Argentina takes ship dispute with Ghana to UN court
- 14 November 2012
- From the section Latin America & Caribbean
Argentina has asked a United Nations court to order the release of one of its navy ships impounded in Ghana because of a debt dispute.
Argentina argues that the seizure violates maritime law.
The ship was prevented from leaving Ghana last month, after a local court ruled in favour of a financial fund backed by an American billionaire.
The fund says it is owed $370m (£233m) by the Argentine government as a result of its debt default a decade ago.
It is seeking $20m in return for the release of the ship, a three-masted training vessel.
Argentine Foreign Minister Hector Timerman said Argentina had approached the International Sea Tribunal, based in Germany, to request the "immediate and unconditional release of the frigate ARA Libertad and its restocking so it can leave the port of Temar [in Ghana] with the utmost urgency".
On Monday, Mr Timerman had given Ghana one day to release the ship or face legal action.
The government said it saw itself forced to take the case to the International Sea Tribunal after the Ghanaian government failed to meet its deadline.
Argentina argues that the ship is a military vessel and was on an official visit to Ghana and should therefore not have been impounded.
It says the seizure violates the immunity of military vessels under international maritime law.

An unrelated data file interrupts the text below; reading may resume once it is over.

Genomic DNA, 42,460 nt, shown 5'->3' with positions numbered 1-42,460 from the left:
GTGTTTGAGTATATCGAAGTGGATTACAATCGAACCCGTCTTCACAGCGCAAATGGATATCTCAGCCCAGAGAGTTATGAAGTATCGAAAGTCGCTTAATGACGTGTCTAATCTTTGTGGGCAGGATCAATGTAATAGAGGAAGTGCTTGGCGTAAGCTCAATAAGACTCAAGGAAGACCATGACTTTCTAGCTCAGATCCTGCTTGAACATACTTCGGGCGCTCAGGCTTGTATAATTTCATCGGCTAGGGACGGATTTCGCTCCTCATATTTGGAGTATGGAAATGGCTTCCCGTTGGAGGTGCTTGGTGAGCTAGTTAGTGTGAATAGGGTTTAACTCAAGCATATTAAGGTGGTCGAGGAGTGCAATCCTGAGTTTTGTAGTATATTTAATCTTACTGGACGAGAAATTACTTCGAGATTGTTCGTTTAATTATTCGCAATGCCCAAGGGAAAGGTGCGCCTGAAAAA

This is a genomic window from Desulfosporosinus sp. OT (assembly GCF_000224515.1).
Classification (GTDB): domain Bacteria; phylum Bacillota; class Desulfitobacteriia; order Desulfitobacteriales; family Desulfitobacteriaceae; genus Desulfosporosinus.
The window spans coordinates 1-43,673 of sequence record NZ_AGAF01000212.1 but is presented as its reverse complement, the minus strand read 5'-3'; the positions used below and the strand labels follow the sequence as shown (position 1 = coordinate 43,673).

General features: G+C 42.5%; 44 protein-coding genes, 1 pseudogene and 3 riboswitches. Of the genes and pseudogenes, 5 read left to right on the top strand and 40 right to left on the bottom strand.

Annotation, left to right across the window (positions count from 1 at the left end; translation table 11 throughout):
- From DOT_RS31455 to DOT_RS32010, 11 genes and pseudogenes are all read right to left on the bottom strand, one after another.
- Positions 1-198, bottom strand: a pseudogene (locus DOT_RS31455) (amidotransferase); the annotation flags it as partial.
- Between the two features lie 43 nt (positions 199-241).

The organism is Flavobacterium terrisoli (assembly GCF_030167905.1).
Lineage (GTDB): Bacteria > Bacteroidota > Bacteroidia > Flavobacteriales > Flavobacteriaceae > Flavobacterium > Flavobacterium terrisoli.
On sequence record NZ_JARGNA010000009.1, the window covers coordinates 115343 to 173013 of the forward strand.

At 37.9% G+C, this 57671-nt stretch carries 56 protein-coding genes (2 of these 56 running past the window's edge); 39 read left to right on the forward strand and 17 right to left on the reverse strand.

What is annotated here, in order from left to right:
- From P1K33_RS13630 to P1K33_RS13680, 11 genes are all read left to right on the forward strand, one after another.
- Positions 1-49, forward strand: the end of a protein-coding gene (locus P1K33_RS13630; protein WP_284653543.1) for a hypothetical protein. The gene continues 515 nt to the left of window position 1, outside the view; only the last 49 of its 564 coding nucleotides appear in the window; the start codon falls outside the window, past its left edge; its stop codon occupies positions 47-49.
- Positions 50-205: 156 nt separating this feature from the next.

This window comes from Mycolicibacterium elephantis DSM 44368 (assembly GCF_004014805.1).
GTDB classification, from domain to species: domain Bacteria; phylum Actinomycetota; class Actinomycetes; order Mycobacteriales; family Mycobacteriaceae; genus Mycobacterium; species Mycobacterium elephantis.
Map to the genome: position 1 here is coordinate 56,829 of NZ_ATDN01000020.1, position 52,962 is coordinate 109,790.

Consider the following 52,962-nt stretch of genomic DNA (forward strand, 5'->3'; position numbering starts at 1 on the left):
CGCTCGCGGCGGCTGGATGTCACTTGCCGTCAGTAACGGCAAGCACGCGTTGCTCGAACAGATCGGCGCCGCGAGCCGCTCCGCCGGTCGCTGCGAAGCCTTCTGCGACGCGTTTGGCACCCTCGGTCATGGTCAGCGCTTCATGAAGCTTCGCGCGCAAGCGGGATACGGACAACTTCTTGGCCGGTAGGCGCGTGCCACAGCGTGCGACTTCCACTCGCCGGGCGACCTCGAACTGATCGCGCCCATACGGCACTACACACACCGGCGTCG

The Libertad has been detained in the Tema since 2 October. Only a skeleton crew remain after more than 300 sailors flew home about three weeks later.
Sailors on board the Libertad reportedly pulled guns on Ghanaian officials last week after they tried to board the vessel to move it to another berth.
Water and electricity had reportedly been shut off to the ship a few days earlier in response to Argentina's refusal to let officials move the ship to a less busy part of the port.
NML Capital is a subsidiary of US hedge fund Elliot Capital Management, one of Argentina's former creditors.
In 2001 and 2002, Argentina defaulted on more than $100bn of debt. Most of these loans were subsequently restructured, giving creditors about 30% of their money back.
However, some creditors including Elliot chose to hold out, pursuing the Argentine government through the courts.